Sinking ground has become a costly problem in some areas. According to a recent state report, the land in portions of the southern San Joaquin Valley has been sinking as rapidly as 1.5 feet per year. The collapsing ground is affecting infrastructure, reducing the water-carrying capacity of the California Aqueduct, the Delta-Mendota Canal and other canals, which will require expensive fixes. The state has budgeted an initial $100 million for fixing damaged canals.
Under SGMA, the state has designated 21 groundwater basins as being in “critical overdraft.” Of these, 11 are spread out across the farming areas of the San Joaquin Valley.
Researchers with the Public Policy Institute of California have estimated that addressing the groundwater deficit in the San Joaquin Valley could require taking at least half a million acres of farmland out of production. To prepare for this transition, the state this year budgeted $50 million for a land “repurposing” program, to help in converting farmland to other uses.
While local agencies begin to work toward their plans, some observers have warned that many more wells are at risk.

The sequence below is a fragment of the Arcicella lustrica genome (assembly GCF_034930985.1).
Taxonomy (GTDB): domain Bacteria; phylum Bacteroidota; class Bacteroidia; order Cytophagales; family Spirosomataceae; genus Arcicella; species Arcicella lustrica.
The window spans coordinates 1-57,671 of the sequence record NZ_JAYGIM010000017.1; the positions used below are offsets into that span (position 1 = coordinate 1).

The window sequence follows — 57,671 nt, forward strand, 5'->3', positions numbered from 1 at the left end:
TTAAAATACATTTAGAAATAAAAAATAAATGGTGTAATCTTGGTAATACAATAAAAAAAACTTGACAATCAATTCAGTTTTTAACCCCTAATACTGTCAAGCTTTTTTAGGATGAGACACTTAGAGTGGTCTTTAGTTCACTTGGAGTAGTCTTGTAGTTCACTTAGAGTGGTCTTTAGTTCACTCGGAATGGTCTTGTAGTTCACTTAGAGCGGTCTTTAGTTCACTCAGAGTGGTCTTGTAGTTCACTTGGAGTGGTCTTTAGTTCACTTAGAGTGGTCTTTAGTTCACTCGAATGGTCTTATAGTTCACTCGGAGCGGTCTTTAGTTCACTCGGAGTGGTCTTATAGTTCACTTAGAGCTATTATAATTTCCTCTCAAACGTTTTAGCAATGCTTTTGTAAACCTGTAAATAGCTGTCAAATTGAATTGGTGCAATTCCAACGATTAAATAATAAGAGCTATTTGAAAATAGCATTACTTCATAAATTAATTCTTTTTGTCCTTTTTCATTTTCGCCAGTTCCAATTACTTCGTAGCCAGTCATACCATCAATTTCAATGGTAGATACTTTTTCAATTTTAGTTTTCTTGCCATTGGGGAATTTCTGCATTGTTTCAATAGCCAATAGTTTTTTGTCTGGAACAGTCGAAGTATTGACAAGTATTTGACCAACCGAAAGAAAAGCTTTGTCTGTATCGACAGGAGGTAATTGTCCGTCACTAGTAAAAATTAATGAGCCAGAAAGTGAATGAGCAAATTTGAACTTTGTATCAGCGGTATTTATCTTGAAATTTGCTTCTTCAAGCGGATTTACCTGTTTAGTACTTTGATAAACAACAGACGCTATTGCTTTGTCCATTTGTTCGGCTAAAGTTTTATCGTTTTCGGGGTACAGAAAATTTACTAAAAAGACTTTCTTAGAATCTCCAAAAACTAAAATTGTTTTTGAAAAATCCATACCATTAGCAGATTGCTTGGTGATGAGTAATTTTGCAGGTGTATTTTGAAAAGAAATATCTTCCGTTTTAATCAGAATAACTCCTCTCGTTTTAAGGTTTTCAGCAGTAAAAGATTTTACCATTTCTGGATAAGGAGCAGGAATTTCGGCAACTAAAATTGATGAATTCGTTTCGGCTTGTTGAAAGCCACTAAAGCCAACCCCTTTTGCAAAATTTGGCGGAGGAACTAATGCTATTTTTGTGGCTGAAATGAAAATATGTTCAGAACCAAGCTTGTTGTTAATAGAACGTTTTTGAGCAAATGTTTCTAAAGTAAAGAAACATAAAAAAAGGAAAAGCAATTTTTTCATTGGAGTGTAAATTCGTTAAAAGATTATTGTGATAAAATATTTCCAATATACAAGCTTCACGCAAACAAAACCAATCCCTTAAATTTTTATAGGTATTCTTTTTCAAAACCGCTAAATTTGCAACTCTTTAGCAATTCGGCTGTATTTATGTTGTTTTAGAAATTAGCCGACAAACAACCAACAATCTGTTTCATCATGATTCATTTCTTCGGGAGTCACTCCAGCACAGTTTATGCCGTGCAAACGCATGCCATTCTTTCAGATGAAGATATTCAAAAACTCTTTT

In a study last year, researchers found that thousands of household wells are vulnerable to going dry in the Central Valley. Lead author Rich Pauloo and his colleagues estimated that a “business as usual” scenario of declines would cause between 5,966 and 10,466 domestic well failures by 2040. They found that progressive implementation of plans between 2020 and 2040 would significantly reduce the number of well failures.
As the process continues, Marcus said, state officials have a vital role to play as a backstop, using their authority to step in when local agencies fail. She likened it to the role of an umpire.
“The question is going to be, will the state call balls and strikes the way it needs to?” Marcus said. “They’ve got to make those hard calls.”
State officials have been weighing in when they deem local plans inadequate.
This month, the Department of Water Resources notified agencies in six areas of the San Joaquin Valley that their plans are incomplete, saying they didn’t address how continuing declines in water levels will likely cause many more wells to run dry. The department said many plans also lacked details about how overpumping will probably continue to cause sinking ground and worsening effects on drinking water quality.